Published online by Cambridge University Press: 05 March 2016
The range of actors and instruments involved with UN sanctions has increased significantly over the past two decades. The growing frequency with which peacekeeping operations, international judicial processes, regional sanctions, and other instruments are employed together with UN targeted sanctions raises issues of coordination and complementarity. With this broad variety of actors comes overlapping mandates that may reinforce sanctions’ objectives or undermine them. How these many actors interact with each other directly influences the overall effectiveness of UN sanctions. This chapter examines the range of actors, institutions, and mechanisms both within the United Nations system and outside of it that relate to UN targeted sanctions. After describing the various types of interactions, the chapter provides illustrations of how these entities cooperate (or fail to cooperate), and the ways in which UN sanctions and the activities of other actors either complement or conflict with each other. It concludes with recommendations to enhance the coordination among UN sanctions and related actors.
The modes of interaction among UN sanctions and other actors generally can be characterized as ‘cooperation’, ‘coordination’, and ‘collaboration’. Most scholarly literature differentiates among the three, with collaboration signifying the most advanced relationship requiring a commitment to shared objectives and missions. Coordination connotes efficiency, valued so as to avoid duplication and overlap, but also implying the consent of those coordinating. Notwithstanding repeated calls for collaboration and better coordination among various actors involved with UN sanctions, most interactions are limited to cooperation at best (and at worse, contradictory or conflicting actions). The aspirational goal of coordination between UN sanctions and other instruments and actors remains desirable, but in practical terms, cooperation is often the most that can be achieved.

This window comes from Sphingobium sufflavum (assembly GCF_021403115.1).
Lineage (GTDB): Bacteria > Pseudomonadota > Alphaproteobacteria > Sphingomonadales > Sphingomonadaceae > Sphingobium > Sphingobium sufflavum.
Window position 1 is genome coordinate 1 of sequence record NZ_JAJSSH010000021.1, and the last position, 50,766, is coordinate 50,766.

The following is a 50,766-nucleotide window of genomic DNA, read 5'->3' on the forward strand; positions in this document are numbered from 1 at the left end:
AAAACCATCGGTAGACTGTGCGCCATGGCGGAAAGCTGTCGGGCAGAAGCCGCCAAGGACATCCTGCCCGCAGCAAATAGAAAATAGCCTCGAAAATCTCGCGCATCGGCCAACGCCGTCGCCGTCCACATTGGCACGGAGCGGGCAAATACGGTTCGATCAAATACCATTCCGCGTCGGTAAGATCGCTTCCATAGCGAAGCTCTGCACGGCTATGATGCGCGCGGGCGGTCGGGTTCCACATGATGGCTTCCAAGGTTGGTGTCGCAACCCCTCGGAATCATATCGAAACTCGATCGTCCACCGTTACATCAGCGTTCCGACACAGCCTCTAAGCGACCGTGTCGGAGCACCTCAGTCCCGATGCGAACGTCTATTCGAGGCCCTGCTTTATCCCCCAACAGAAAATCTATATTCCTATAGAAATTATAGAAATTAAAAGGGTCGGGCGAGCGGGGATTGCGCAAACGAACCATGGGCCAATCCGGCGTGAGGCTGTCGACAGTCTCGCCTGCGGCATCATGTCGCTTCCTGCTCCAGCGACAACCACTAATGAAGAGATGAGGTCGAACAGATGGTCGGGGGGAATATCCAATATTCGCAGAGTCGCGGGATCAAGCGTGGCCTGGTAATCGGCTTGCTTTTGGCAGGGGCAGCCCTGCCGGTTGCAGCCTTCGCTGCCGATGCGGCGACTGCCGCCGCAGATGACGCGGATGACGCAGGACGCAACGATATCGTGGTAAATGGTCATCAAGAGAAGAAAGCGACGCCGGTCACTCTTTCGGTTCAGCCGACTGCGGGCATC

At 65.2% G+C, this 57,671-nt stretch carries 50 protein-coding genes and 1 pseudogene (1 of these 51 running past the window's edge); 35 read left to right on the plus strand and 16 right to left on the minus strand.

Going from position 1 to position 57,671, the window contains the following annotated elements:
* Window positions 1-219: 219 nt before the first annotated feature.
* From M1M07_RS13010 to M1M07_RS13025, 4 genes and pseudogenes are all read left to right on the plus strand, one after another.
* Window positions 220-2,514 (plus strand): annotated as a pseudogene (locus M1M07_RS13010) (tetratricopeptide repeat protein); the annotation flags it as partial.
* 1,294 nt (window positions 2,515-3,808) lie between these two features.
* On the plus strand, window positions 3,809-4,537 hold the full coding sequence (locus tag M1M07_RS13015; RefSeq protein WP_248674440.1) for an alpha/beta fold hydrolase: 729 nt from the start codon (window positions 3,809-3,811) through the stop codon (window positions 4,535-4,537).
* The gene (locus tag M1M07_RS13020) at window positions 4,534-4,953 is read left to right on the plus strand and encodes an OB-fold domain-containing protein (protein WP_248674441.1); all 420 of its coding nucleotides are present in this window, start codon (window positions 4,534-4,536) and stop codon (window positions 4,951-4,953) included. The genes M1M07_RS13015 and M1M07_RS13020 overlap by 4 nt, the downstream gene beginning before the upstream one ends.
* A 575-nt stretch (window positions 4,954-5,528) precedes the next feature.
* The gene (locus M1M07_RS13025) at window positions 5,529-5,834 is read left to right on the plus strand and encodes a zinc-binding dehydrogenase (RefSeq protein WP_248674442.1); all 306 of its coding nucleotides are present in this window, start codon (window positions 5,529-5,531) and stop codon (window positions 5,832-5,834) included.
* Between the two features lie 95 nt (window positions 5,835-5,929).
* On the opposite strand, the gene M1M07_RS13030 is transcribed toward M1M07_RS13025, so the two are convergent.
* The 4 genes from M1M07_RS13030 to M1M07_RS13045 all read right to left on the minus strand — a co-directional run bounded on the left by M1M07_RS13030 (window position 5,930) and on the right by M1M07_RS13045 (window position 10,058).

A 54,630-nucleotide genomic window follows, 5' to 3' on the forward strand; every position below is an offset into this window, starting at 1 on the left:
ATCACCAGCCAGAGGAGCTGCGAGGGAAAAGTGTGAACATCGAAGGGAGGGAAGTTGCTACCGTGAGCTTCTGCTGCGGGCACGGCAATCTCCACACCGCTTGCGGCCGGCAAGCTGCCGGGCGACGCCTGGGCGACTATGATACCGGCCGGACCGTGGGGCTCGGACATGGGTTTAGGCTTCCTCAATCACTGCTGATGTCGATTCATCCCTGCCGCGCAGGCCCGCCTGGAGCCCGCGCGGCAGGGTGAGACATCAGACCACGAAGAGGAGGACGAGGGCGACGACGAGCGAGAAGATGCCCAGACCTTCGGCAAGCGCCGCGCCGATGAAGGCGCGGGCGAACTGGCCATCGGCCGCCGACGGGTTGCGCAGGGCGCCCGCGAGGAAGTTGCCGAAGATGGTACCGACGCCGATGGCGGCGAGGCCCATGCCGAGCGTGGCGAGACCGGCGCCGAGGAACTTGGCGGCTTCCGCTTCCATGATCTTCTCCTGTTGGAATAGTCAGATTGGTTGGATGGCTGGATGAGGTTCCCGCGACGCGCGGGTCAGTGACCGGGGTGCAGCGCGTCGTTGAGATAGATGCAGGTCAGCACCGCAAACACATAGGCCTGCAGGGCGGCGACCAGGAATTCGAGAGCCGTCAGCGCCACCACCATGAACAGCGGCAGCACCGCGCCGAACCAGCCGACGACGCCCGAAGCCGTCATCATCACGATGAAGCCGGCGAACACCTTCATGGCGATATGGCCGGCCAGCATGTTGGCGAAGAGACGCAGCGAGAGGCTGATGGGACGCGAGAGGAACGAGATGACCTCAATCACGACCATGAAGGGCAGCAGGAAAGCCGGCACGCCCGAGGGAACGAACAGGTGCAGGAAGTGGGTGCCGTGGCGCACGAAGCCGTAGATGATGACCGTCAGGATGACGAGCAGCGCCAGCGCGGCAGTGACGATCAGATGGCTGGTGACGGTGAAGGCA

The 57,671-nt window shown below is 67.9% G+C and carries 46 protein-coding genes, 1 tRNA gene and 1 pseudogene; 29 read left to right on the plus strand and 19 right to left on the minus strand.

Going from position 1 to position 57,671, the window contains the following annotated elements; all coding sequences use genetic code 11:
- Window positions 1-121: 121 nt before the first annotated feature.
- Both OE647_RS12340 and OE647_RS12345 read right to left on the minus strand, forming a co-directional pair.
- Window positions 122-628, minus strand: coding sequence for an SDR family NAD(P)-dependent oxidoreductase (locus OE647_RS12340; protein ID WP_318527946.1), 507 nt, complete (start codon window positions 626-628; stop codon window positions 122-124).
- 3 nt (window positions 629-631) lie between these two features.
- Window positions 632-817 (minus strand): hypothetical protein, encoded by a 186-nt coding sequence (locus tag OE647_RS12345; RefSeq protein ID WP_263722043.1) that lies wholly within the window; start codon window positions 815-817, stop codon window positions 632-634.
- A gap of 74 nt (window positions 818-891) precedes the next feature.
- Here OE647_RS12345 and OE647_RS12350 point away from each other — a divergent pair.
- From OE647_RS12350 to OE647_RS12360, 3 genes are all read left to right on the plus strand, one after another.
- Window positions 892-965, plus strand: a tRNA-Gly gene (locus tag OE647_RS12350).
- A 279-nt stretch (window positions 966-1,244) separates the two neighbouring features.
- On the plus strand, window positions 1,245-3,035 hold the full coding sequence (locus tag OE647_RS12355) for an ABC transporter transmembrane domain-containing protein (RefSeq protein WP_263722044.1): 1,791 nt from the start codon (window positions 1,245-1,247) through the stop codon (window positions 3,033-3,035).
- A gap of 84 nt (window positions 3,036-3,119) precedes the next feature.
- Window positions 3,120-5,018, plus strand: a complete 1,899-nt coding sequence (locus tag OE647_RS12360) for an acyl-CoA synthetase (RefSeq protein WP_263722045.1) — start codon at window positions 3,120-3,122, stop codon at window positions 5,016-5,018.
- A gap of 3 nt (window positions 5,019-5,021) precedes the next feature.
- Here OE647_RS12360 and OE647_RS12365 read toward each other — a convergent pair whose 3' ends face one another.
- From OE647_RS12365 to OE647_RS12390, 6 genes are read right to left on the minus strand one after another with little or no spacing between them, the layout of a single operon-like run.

The wording of the relevant UN Security Council resolutions, the political environment in which the sanctions operate, and the specific actors involved influence how various actors interact. Since the imposition of sanctions is fundamentally a political act, cooperation or coordination among actors either within the UN or between UN and outside entities is not a simple administrative or technical issue. It is itself political as well, shaped by a variety of institutional factors and dynamics. This explains why the call for ‘more coordination’ as a basic element of efficiency is likely to remain limited without significant changes by and in the Security Council.